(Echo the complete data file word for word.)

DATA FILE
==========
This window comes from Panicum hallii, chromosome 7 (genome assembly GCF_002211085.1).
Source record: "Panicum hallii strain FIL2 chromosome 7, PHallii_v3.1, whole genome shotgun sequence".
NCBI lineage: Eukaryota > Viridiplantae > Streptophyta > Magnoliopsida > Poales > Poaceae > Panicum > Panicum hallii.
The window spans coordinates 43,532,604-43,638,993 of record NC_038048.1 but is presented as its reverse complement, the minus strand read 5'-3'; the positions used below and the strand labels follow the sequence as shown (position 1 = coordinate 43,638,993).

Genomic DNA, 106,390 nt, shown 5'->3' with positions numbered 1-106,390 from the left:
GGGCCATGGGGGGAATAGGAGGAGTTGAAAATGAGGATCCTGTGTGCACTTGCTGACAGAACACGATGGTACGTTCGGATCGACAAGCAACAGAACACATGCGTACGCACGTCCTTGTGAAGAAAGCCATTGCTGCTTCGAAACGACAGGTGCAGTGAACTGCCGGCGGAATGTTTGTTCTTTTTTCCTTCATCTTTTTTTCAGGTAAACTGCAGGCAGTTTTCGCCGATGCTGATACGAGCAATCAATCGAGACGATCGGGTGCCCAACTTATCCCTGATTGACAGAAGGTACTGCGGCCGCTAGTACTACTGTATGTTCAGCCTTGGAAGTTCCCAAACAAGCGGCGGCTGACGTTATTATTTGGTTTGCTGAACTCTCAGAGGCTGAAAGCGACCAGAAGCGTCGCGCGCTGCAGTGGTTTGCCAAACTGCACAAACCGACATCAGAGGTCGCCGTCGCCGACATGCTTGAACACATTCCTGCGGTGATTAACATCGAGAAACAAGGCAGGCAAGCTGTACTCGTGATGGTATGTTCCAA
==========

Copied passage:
This window comes from Panicum hallii, chromosome 7 (genome assembly GCF_002211085.1).
Source record: "Panicum hallii strain FIL2 chromosome 7, PHallii_v3.1, whole genome shotgun sequence".
NCBI lineage: Eukaryota > Viridiplantae > Streptophyta > Magnoliopsida > Poales > Poaceae > Panicum > Panicum hallii.
The window spans coordinates 43,532,604-43,638,993 of record NC_038048.1 but is presented as its reverse complement, the minus strand read 5'-3'; the positions used below and the strand labels follow the sequence as shown (position 1 = coordinate 43,638,993).

Genomic DNA, 106,390 nt, shown 5'->3' with positions numbered 1-106,390 from the left:
GGGCCATGGGGGGAATAGGAGGAGTTGAAAATGAGGATCCTGTGTGCACTTGCTGACAGAACACGATGGTACGTTCGGATCGACAAGCAACAGAACACATGCGTACGCACGTCCTTGTGAAGAAAGCCATTGCTGCTTCGAAACGACAGGTGCAGTGAACTGCCGGCGGAATGTTTGTTCTTTTTTCCTTCATCTTTTTTTCAGGTAAACTGCAGGCAGTTTTCGCCGATGCTGATACGAGCAATCAATCGAGACGATCGGGTGCCCAACTTATCCCTGATTGACAGAAGGTACTGCGGCCGCTAGTACTACTGTATGTTCAGCCTTGGAAGTTCCCAAACAAGCGGCGGCTGACGTTATTATTTGGTTTGCTGAACTCTCAGAGGCTGAAAGCGACCAGAAGCGTCGCGCGCTGCAGTGGTTTGCCAAACTGCACAAACCGACATCAGAGGTCGCCGTCGCCGACATGCTTGAACACATTCCTGCGGTGATTAACATCGAGAAACAAGGCAGGCAAGCTGTACTCGTGATGGTATGTTCCAA